Illustration of Scouts from the First Army Reconnoitering at Motianling
(Dai-ichi-gun no sekko Matenrei tanken no zu)
the title along the top margin of the center sheet, Dai-ichi-gun no sekko Matanrei tanken no zu, dated and signed Meiji kinoe ushi moto (1894, early winter), Beisaku sei, with artist's block carver's seal Hori Yata (Watanabe Yataro, 1850-1913), dated again on the left margin, Meiji nijunananen, junigatsu (Meiji 27 , December) with publisher's information of Inoue Kichijiro, 1894
oban tate-e triptych 14 3/4 by 29 1/2 in., 37.5 by 74.9 cm
Two Japanese scouts pause in a forest as they search for Chinese troops, With a muted palette of pale orange leaves on the trees, soft brown and green ground, and the background blurred with mist, the setting seems eerily quiet. One soldier stands near a waters edge, leaning ever-so-slightly forward as though he is listening intently. His fellow-scout waits at a distance, holding the horses back. In Conflicts of Interest, Philip Hu describes this composition as one of the most beautiful Sino-Japanese war prints and arguably one of the artist's most successful works.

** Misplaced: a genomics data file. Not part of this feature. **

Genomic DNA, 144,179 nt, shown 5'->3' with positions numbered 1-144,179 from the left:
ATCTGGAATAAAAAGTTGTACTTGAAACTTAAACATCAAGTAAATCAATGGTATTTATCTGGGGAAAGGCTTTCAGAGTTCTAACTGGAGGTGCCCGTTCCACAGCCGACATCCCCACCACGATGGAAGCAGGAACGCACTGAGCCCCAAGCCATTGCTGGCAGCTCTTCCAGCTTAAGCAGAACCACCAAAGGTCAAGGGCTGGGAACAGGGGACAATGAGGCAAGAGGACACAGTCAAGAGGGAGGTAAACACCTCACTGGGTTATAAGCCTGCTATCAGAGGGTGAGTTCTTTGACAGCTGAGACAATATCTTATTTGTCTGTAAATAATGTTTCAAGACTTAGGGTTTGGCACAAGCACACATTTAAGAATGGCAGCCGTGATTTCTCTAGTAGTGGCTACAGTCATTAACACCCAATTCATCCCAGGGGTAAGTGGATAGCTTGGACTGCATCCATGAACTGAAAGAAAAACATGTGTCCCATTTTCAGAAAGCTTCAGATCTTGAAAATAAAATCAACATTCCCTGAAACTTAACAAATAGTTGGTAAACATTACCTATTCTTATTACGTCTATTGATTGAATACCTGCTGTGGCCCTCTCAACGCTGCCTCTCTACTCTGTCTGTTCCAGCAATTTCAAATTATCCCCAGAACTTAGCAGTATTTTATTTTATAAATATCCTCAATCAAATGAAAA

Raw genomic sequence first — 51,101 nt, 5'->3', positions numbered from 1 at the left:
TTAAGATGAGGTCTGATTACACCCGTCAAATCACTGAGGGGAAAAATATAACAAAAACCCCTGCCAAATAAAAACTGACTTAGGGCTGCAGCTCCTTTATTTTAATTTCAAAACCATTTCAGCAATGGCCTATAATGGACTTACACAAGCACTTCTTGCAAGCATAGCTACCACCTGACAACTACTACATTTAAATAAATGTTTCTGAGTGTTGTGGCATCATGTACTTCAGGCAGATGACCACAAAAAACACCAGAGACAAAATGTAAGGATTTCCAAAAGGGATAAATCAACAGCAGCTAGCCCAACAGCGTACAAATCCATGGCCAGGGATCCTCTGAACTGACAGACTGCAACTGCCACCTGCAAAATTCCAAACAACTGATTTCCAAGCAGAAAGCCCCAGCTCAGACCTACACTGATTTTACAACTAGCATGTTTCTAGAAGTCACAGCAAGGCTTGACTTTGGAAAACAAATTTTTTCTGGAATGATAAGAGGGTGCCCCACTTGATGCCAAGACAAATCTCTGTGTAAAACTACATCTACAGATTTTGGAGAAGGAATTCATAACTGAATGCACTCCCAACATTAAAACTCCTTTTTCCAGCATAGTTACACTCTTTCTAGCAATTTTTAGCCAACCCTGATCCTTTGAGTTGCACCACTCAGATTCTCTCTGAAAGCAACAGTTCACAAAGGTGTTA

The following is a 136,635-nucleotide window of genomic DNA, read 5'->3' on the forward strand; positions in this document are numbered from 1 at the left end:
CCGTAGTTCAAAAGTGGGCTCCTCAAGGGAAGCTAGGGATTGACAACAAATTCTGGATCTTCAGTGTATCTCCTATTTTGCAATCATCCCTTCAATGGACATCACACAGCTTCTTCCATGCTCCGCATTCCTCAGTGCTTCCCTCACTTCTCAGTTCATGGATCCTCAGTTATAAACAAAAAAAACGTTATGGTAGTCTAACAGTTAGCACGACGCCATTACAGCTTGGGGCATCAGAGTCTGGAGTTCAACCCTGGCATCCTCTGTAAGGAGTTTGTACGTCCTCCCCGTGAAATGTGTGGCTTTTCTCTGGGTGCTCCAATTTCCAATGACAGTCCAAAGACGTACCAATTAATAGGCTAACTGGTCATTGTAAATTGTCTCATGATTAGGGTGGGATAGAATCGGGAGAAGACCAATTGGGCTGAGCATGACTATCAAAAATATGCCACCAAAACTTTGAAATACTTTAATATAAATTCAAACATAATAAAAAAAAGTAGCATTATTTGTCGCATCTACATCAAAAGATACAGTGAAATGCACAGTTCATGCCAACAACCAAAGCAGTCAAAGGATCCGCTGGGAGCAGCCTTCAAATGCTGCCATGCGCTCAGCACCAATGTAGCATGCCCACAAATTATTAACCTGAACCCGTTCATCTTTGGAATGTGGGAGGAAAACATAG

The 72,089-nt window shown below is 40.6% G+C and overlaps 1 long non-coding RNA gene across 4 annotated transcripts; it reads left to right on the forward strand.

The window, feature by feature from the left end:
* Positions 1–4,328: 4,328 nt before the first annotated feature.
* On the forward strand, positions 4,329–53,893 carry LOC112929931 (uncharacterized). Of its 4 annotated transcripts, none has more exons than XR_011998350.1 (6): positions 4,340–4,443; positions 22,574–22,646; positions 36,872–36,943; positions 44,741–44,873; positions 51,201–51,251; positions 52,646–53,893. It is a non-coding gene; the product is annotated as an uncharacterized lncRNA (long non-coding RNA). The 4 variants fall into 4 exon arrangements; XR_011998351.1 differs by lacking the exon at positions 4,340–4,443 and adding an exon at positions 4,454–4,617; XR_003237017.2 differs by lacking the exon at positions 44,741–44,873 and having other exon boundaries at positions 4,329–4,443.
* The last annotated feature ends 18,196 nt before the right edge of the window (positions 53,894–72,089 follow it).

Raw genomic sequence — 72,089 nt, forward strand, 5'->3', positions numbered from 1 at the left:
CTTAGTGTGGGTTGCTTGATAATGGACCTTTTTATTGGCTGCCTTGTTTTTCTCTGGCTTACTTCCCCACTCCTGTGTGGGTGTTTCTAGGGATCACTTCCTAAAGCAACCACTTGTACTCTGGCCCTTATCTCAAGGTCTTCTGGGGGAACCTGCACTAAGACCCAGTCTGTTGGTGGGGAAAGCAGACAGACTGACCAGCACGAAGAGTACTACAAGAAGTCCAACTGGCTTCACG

Louise E. Virgin, Japan at the Dawn of the Modern Age: Woodblock Prints from the Meiji Era, Museum of Fine Arts, Boston, 2001, p. 92, no. 44, accession no. 2000.53a-c
Philip K. Hu, ed., Conflicts of Interest: Art and War in Modern Japan, Saint Louis Art Museum, 2016, p. 138, no. 45, accession no. 125:2010a-c
(inv. no. C-3013)
Scholten Japanese Art is open Monday - Friday, and some Saturdays by appointment only
Contact Katherine Martin at
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site last updated
October 14, 2021
Scholten Japanese Art
145 West 58th Street, suite 6D
New York, New York 10019
ph: (212) 585-0474
fx: (212) 585-0475
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